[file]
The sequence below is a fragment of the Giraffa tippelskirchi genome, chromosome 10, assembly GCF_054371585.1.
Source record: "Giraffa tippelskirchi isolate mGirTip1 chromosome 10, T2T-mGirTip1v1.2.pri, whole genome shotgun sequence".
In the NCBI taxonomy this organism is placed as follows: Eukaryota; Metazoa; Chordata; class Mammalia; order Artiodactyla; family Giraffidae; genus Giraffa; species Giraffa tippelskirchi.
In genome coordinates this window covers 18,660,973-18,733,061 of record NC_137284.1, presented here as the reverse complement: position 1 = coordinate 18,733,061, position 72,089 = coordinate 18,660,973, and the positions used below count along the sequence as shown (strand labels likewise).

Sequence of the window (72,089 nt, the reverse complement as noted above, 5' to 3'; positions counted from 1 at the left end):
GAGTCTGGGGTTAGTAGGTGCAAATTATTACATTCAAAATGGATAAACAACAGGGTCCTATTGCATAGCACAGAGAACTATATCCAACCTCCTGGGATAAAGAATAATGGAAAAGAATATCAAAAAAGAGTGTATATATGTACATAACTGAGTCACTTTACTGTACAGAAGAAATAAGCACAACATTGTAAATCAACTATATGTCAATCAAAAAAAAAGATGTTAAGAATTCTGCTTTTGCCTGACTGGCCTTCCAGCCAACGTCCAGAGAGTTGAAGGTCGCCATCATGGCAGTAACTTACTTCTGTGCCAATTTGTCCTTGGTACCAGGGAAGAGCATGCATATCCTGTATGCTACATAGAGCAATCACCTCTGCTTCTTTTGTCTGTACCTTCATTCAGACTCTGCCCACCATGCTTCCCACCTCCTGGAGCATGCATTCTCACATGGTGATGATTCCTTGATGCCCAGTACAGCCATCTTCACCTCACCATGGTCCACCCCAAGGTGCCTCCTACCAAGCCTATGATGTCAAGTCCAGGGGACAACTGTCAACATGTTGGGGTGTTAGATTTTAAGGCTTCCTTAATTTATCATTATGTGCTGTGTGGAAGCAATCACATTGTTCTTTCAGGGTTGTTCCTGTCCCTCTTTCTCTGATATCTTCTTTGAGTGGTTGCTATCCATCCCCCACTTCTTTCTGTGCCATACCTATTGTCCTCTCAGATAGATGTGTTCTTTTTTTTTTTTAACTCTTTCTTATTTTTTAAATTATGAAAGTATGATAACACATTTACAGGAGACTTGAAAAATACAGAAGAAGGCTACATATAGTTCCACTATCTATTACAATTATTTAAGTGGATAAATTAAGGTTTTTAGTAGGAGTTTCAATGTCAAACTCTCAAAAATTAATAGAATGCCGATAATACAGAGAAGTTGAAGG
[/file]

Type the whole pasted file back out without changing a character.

The sequence below is a fragment of the Giraffa tippelskirchi genome, chromosome 10, assembly GCF_054371585.1.
Source record: "Giraffa tippelskirchi isolate mGirTip1 chromosome 10, T2T-mGirTip1v1.2.pri, whole genome shotgun sequence".
In the NCBI taxonomy this organism is placed as follows: Eukaryota; Metazoa; Chordata; class Mammalia; order Artiodactyla; family Giraffidae; genus Giraffa; species Giraffa tippelskirchi.
In genome coordinates this window covers 18,660,973-18,733,061 of record NC_137284.1, presented here as the reverse complement: position 1 = coordinate 18,733,061, position 72,089 = coordinate 18,660,973, and the positions used below count along the sequence as shown (strand labels likewise).

Sequence of the window (72,089 nt, the reverse complement as noted above, 5' to 3'; positions counted from 1 at the left end):
GAGTCTGGGGTTAGTAGGTGCAAATTATTACATTCAAAATGGATAAACAACAGGGTCCTATTGCATAGCACAGAGAACTATATCCAACCTCCTGGGATAAAGAATAATGGAAAAGAATATCAAAAAAGAGTGTATATATGTACATAACTGAGTCACTTTACTGTACAGAAGAAATAAGCACAACATTGTAAATCAACTATATGTCAATCAAAAAAAAAGATGTTAAGAATTCTGCTTTTGCCTGACTGGCCTTCCAGCCAACGTCCAGAGAGTTGAAGGTCGCCATCATGGCAGTAACTTACTTCTGTGCCAATTTGTCCTTGGTACCAGGGAAGAGCATGCATATCCTGTATGCTACATAGAGCAATCACCTCTGCTTCTTTTGTCTGTACCTTCATTCAGACTCTGCCCACCATGCTTCCCACCTCCTGGAGCATGCATTCTCACATGGTGATGATTCCTTGATGCCCAGTACAGCCATCTTCACCTCACCATGGTCCACCCCAAGGTGCCTCCTACCAAGCCTATGATGTCAAGTCCAGGGGACAACTGTCAACATGTTGGGGTGTTAGATTTTAAGGCTTCCTTAATTTATCATTATGTGCTGTGTGGAAGCAATCACATTGTTCTTTCAGGGTTGTTCCTGTCCCTCTTTCTCTGATATCTTCTTTGAGTGGTTGCTATCCATCCCCCACTTCTTTCTGTGCCATACCTATTGTCCTCTCAGATAGATGTGTTCTTTTTTTTTTTTAACTCTTTCTTATTTTTTAAATTATGAAAGTATGATAACACATTTACAGGAGACTTGAAAAATACAGAAGAAGGCTACATATAGTTCCACTATCTATTACAATTATTTAAGTGGATAAATTAAGGTTTTTAGTAGGAGTTTCAATGTCAAACTCTCAAAAATTAATAGAATGCCGATAATACAGAGAAGTTGAAGG